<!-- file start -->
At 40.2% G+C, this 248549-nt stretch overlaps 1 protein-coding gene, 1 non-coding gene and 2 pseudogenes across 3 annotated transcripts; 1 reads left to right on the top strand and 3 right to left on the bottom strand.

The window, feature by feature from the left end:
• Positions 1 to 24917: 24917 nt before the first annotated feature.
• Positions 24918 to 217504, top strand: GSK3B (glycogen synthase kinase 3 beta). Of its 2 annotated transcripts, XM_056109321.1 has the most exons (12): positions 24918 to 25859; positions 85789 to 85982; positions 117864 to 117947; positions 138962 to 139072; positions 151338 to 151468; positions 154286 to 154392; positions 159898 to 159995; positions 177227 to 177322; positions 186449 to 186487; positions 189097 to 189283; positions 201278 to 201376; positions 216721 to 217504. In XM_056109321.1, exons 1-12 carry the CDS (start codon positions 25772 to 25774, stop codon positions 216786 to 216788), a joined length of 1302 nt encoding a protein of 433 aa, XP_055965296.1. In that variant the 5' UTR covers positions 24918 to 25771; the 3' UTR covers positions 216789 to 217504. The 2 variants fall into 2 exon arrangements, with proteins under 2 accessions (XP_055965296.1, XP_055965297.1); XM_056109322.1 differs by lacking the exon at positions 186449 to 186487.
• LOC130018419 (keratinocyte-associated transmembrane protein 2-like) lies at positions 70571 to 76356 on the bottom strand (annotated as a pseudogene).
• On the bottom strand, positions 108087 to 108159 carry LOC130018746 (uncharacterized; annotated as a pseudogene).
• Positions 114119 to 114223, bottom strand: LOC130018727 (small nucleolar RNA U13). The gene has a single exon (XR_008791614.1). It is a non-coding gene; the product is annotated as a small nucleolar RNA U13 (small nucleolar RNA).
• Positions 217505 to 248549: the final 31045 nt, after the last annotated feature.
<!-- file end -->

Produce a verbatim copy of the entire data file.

At 40.2% G+C, this 248549-nt stretch overlaps 1 protein-coding gene, 1 non-coding gene and 2 pseudogenes across 3 annotated transcripts; 1 reads left to right on the top strand and 3 right to left on the bottom strand.

The window, feature by feature from the left end:
• Positions 1 to 24917: 24917 nt before the first annotated feature.
• Positions 24918 to 217504, top strand: GSK3B (glycogen synthase kinase 3 beta). Of its 2 annotated transcripts, XM_056109321.1 has the most exons (12): positions 24918 to 25859; positions 85789 to 85982; positions 117864 to 117947; positions 138962 to 139072; positions 151338 to 151468; positions 154286 to 154392; positions 159898 to 159995; positions 177227 to 177322; positions 186449 to 186487; positions 189097 to 189283; positions 201278 to 201376; positions 216721 to 217504. In XM_056109321.1, exons 1-12 carry the CDS (start codon positions 25772 to 25774, stop codon positions 216786 to 216788), a joined length of 1302 nt encoding a protein of 433 aa, XP_055965296.1. In that variant the 5' UTR covers positions 24918 to 25771; the 3' UTR covers positions 216789 to 217504. The 2 variants fall into 2 exon arrangements, with proteins under 2 accessions (XP_055965296.1, XP_055965297.1); XM_056109322.1 differs by lacking the exon at positions 186449 to 186487.
• LOC130018419 (keratinocyte-associated transmembrane protein 2-like) lies at positions 70571 to 76356 on the bottom strand (annotated as a pseudogene).
• On the bottom strand, positions 108087 to 108159 carry LOC130018746 (uncharacterized; annotated as a pseudogene).
• Positions 114119 to 114223, bottom strand: LOC130018727 (small nucleolar RNA U13). The gene has a single exon (XR_008791614.1). It is a non-coding gene; the product is annotated as a small nucleolar RNA U13 (small nucleolar RNA).
• Positions 217505 to 248549: the final 31045 nt, after the last annotated feature.